that was to believed there... it should be a consideration here.

That was very different.  The case against a lock null resource is that
it was a URL masquerading as a resource.  A lock null resource is just
a sleight-of-mouth (:-) for locking a name while still pretending that
there was some resource being locked.  The complexities that resulted
stemed from the fact that there really *was* no resource to hold this
lock, and so the model would break down.

   i3)
   Because this model doesn't protect a URI, it isn't just possible to
   move a locked resource from the namespace... it's also possible to
   delete it from the namespace and thus removing all apparent URI's for
   it.

except for the special <lock-token,URI> name that will continue to
provide access to it.

   Redirection won't work then.  Perhaps internal redirection would
   still though.  

The server maps this special name to a resource, not to another URI.
(Life is good, when you're a server :-).

   i4) For depth locks, we'd need to define behaivor.
   Given /a/b/c and a depth lock placed on /a/b/.  It's pretty clear what
   the redirection does for an access to /a/b/.  But what about /a/b/c?
   Does it refer to the resource that was originally at that location?

If you use the Lock-Token header, it will be the resource that was at
/a/b/c when you applied the lock.

   Or does it refer to the current "c" member of the collection that was
   orginally at /a/b/.

No, the Lock-Token is just there to guarantee access to the original resource.
If you want to play with the current members of the collection, you'd
just BIND that collection into some working collection, and then
issue your requests against that new binding without the
Lock-Token header.

   i5) We'd have to work out when the redirection is
   triggered.  It's probably not sufficient to say it's triggered when
   there is no resource at a URI.  It would need to also deal with the
   situation where a different resource is now at that location.  But
   that does create another ambiguity rlated to (i4).  Ah... it's a bit
   of a mess.  I'm not going to get into it here.

I think you're still thinking of it as a "<lock-token,URL> -> new-URL"
mapping ... it's not.  It's "<lock-token,URL> -> resource".  The server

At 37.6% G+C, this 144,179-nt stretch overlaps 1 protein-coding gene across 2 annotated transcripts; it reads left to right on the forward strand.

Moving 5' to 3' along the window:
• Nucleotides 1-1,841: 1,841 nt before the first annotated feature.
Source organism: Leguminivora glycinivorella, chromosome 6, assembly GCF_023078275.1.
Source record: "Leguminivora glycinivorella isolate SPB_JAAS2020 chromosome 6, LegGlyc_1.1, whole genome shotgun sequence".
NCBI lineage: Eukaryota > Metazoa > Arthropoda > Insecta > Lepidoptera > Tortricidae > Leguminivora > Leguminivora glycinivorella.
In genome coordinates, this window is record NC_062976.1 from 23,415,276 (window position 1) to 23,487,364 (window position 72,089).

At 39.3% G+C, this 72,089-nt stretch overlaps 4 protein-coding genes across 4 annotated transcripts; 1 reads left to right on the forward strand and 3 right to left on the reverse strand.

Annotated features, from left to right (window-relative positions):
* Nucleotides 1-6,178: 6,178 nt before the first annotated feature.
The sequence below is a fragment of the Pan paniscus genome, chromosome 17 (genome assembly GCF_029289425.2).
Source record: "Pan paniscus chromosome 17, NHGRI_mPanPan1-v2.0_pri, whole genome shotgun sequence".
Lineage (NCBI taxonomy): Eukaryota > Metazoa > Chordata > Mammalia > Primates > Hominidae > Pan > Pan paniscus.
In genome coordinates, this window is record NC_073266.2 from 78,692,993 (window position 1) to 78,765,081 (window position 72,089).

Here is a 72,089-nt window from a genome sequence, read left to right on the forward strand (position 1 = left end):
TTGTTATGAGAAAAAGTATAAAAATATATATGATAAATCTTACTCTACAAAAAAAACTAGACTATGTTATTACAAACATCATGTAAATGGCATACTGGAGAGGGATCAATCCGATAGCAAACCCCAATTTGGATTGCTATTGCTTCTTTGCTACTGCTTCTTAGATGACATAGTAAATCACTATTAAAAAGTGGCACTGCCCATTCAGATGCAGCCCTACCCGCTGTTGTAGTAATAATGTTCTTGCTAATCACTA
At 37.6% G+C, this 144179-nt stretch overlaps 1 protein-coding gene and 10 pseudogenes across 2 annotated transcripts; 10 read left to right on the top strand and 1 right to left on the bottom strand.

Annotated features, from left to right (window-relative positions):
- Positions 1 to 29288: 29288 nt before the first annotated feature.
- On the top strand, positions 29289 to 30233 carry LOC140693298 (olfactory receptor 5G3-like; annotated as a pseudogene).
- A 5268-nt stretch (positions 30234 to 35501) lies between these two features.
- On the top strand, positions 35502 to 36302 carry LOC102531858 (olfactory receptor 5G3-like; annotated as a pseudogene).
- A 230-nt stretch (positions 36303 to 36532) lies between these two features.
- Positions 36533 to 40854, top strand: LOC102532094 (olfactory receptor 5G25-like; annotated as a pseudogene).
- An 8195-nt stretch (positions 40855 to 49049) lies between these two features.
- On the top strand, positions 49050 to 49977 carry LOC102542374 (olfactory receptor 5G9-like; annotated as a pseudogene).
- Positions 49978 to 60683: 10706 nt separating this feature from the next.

stores this information in its lock table at the time of the lock request,
and doesn't change it until the UNLOCK request is made.  The server
knows when to use the lock table when it gets a Lock-Token header.
Otherwise it just ignores the lock table.

   and there is no special case URL mapping that would somehow add lock
   tokens to namespace resolution calculations, some of which happen
   outside my server's domain.

As long as the same server handles the same segment of the URL space
(e.g. nobody messes with the Apache config file), all requests for
Lock-Token based URL's will go to the same server.  Sure, if the
client holds onto the lock token long enough for that to no longer
apply, then it won't find the resource.  The server just handles that
like a timeout, (probably it would have timed out anyway by then :-).

   <ja> It seems like if we have to do this, we're still missing something. I
   think the solution is that if the user is conserned about someone
   moving his locked resource, then he should lock the parent
   collection. That's what locking collections is for, to control the
   namespace. </ja>

   Lacking URI protection, he'd also lock all the collections to the
   root.

No, just the subtree being worked on.  If you ever "lose" the sub-tree
you were working on, you can use your "lock-token" and the original
subtree root URL to find your sub-tree, bind it somewhere so you can
keep working on it.  If somebody moves *that* away, heck, you've still
got your lock token, and you can rebind to it as often as you need to.

As for Jim's suggestion that we do away with lock tokens, as Jason
points out, it would require designing a session mechanism, which
is probably better but more complicated than lock tokens, so it
wouldn't fit into my current "simplify 2518" jihad (:-).

Cheers,
Geoff
Received on Saturday, 16 October 1999 23:04:52 GMT